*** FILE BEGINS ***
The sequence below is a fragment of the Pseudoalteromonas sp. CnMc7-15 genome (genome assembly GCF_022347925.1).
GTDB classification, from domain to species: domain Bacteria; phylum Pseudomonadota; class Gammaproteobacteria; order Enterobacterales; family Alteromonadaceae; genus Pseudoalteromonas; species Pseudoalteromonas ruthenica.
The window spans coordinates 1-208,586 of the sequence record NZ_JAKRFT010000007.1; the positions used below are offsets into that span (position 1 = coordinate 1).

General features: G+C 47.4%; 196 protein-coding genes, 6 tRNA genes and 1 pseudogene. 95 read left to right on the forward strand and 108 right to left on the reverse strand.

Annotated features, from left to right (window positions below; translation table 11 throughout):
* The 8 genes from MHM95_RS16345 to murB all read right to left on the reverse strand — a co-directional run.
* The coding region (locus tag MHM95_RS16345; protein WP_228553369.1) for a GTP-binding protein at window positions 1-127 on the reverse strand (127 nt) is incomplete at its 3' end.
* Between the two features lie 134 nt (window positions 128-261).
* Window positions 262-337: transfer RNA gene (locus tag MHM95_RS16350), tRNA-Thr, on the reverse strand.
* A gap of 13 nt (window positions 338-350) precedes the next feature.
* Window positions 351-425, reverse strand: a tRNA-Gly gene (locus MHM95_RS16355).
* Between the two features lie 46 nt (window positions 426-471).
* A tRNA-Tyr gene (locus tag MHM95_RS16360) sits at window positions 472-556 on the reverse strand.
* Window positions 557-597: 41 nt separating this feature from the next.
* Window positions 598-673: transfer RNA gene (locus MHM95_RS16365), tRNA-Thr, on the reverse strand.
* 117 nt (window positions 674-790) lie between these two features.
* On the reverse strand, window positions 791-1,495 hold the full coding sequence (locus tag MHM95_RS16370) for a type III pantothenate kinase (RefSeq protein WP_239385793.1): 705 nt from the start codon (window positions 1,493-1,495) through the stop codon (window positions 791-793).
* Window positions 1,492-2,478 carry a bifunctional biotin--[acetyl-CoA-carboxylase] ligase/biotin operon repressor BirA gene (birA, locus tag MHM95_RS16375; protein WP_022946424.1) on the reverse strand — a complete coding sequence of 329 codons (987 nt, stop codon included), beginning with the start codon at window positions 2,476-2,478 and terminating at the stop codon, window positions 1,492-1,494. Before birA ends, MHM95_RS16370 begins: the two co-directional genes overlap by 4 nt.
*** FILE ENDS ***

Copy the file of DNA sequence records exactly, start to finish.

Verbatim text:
The sequence below is a fragment of the Pseudoalteromonas sp. CnMc7-15 genome (genome assembly GCF_022347925.1).
GTDB classification, from domain to species: domain Bacteria; phylum Pseudomonadota; class Gammaproteobacteria; order Enterobacterales; family Alteromonadaceae; genus Pseudoalteromonas; species Pseudoalteromonas ruthenica.
The window spans coordinates 1-208,586 of the sequence record NZ_JAKRFT010000007.1; the positions used below are offsets into that span (position 1 = coordinate 1).

General features: G+C 47.4%; 196 protein-coding genes, 6 tRNA genes and 1 pseudogene. 95 read left to right on the forward strand and 108 right to left on the reverse strand.

Annotated features, from left to right (window positions below; translation table 11 throughout):
* The 8 genes from MHM95_RS16345 to murB all read right to left on the reverse strand — a co-directional run.
* The coding region (locus tag MHM95_RS16345; protein WP_228553369.1) for a GTP-binding protein at window positions 1-127 on the reverse strand (127 nt) is incomplete at its 3' end.
* Between the two features lie 134 nt (window positions 128-261).
* Window positions 262-337: transfer RNA gene (locus tag MHM95_RS16350), tRNA-Thr, on the reverse strand.
* A gap of 13 nt (window positions 338-350) precedes the next feature.
* Window positions 351-425, reverse strand: a tRNA-Gly gene (locus MHM95_RS16355).
* Between the two features lie 46 nt (window positions 426-471).
* A tRNA-Tyr gene (locus tag MHM95_RS16360) sits at window positions 472-556 on the reverse strand.
* Window positions 557-597: 41 nt separating this feature from the next.
* Window positions 598-673: transfer RNA gene (locus MHM95_RS16365), tRNA-Thr, on the reverse strand.
* 117 nt (window positions 674-790) lie between these two features.
* On the reverse strand, window positions 791-1,495 hold the full coding sequence (locus tag MHM95_RS16370) for a type III pantothenate kinase (RefSeq protein WP_239385793.1): 705 nt from the start codon (window positions 1,493-1,495) through the stop codon (window positions 791-793).
* Window positions 1,492-2,478 carry a bifunctional biotin--[acetyl-CoA-carboxylase] ligase/biotin operon repressor BirA gene (birA, locus tag MHM95_RS16375; protein WP_022946424.1) on the reverse strand — a complete coding sequence of 329 codons (987 nt, stop codon included), beginning with the start codon at window positions 2,476-2,478 and terminating at the stop codon, window positions 1,492-1,494. Before birA ends, MHM95_RS16370 begins: the two co-directional genes overlap by 4 nt.